Anonymous said...

So an 'ex' can look at the contents of a phone, tell the world and it's okay? That makes it okay for a hack to 'report' on trivia to pander to the 'lowest common denominator' of their readers? Wrong on both counts in my opinion. I don't even think the papers should publish 'stories' that aren't news, on the grounds that because some morons think the world revolves around some 'celebrity' and their trivial actions, that story is 'news'.

The only reason for the existence of newspapers today, especially the tabloids, has nothing to do with news. It is to sell newspapers. If you publish rubbish, you are going to attract readers that want to read rubbish. That doesn't make that rubbish 'news'. It just means that you are pandering to a selected audience and should probably drop the word 'news' from your title of 'newspaper'. At least 'Hello' doesn't profess to be providing anything but the shallow dribble they provide for the brain dead, 'celebrity is all' section of society.

Mikey said...

The whole pool is very muddied at the moment - People like Chantelle and Alex Reid depend entirely on under-the-table deals with the paps to pay the rent. Consequently their private life isn't only for sale, it has been sold. And there's no way back.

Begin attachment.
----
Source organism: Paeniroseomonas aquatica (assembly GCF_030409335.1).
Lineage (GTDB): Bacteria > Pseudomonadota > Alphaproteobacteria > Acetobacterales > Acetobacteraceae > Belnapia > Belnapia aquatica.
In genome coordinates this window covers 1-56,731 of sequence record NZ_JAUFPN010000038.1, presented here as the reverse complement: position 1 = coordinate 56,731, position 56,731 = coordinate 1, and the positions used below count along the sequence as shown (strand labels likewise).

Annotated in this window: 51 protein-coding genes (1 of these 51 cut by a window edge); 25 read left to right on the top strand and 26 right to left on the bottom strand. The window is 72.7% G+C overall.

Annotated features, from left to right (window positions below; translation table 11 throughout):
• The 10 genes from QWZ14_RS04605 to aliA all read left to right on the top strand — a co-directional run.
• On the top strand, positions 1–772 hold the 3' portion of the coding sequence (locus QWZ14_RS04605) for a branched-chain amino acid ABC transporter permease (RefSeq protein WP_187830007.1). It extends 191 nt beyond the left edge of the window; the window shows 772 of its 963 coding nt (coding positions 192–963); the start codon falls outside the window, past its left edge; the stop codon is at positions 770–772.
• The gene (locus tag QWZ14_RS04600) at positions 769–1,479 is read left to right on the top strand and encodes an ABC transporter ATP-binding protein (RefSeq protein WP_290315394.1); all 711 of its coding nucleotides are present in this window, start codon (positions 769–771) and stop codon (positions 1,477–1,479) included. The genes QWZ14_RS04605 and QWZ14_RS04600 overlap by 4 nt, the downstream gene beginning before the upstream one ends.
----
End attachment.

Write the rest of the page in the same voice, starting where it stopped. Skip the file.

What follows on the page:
Unfortunately there's no clear division in the public mind between people like them and, say, Myleene Klass or Charlotte Church. Tabloid readers, and regrettably tabloid editors too, are prone to a sort of mission creep where the coverage of a celebrity turning up to a film premiere bleeds into them at the reception afterwards and then to them taking out the recycling the following morning.

newspapers, readers, and the celebrities themselves are all complicit in an unedifying merry-go-round of publicity for its own sake.

Where does it end?

I don't know, but I suspect that the privacy we take for granted now will seem alien and somewhat quaint to a person living in 2050 whose entire life is searchable online.

Autolycus said...

Not even a moment in the writing of this did Foxy look up from her desk and think "God, I'm using the behaviour exhibited by Chantelle in a post break-up tantrum to try to justify the moral standards of my profession" and realise that this wasn't very persuasive?

mrbrew said...

do you think that the intention of the crime plays any part in our reaction to it? chantelle, appears, to have broken the law after a prolonged period of what sound like pretty tough circumstances. that i can forgive. i can't forgive a private investigator who hacked the phone of a dead child simply to get paid.